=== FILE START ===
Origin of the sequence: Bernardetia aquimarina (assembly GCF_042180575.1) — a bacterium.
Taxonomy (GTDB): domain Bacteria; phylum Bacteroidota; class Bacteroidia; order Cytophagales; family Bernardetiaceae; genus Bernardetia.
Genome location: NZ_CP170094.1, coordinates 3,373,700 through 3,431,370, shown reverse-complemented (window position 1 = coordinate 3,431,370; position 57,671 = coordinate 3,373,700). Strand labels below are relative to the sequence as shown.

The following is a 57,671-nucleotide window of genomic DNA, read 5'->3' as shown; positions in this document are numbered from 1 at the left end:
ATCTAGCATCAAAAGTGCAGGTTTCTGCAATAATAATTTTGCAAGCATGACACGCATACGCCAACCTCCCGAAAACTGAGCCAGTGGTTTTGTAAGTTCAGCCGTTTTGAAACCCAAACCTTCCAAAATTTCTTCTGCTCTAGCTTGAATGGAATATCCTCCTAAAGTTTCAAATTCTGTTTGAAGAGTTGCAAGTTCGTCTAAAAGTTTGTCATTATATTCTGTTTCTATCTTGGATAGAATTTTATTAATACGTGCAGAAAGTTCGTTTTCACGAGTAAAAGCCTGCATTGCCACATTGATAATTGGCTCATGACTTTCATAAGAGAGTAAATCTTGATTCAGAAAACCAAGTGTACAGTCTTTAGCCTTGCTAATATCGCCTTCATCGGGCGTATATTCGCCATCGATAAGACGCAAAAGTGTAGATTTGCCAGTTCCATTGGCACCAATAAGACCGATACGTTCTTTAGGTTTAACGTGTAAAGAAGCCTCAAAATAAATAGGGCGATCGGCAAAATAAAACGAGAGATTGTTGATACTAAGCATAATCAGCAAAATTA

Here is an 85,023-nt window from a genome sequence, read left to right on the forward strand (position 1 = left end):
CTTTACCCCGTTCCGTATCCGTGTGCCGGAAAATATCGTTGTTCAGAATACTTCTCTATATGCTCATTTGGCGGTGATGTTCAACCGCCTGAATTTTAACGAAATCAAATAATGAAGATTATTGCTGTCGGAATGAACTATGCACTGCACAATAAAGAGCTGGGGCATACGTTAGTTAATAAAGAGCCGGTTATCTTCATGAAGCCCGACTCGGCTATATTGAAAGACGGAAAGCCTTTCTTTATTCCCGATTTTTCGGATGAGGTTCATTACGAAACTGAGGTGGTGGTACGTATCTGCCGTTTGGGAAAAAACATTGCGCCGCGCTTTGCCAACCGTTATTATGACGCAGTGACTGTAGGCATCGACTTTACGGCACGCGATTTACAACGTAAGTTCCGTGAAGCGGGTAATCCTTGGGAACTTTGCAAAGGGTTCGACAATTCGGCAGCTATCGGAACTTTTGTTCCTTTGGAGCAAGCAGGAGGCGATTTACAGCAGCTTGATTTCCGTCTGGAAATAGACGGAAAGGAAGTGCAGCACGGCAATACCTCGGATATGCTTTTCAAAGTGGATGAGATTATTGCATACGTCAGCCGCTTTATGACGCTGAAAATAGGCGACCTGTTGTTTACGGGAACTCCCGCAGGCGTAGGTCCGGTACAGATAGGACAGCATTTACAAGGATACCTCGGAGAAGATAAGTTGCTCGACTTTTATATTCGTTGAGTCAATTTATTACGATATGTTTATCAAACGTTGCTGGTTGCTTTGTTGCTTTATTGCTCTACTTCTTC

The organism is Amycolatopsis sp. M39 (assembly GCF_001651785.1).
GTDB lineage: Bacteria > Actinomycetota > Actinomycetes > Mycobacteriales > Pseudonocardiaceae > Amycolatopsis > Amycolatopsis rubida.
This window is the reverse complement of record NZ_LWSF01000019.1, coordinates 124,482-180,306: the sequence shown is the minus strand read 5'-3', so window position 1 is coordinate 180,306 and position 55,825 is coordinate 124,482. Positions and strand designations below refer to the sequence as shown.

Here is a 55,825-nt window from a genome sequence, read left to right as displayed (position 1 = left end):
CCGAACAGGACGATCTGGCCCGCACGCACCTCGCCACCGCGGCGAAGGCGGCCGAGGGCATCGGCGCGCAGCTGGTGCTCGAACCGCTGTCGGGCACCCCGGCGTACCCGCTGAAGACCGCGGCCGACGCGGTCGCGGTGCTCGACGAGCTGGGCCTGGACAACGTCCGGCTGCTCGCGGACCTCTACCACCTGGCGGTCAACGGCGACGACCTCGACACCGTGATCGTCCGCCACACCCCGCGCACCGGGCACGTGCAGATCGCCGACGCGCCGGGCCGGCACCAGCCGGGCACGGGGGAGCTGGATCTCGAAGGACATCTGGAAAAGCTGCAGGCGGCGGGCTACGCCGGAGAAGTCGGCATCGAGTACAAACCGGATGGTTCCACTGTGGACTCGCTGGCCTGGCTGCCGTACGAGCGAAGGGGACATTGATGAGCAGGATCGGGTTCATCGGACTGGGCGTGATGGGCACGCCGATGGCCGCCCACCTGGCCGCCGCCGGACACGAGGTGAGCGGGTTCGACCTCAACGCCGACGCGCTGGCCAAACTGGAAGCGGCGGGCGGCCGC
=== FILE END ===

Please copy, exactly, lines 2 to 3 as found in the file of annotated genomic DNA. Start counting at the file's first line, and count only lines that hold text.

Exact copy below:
Taxonomy (GTDB): domain Bacteria; phylum Bacteroidota; class Bacteroidia; order Cytophagales; family Bernardetiaceae; genus Bernardetia.
Genome location: NZ_CP170094.1, coordinates 3,373,700 through 3,431,370, shown reverse-complemented (window position 1 = coordinate 3,431,370; position 57,671 = coordinate 3,373,700). Strand labels below are relative to the sequence as shown.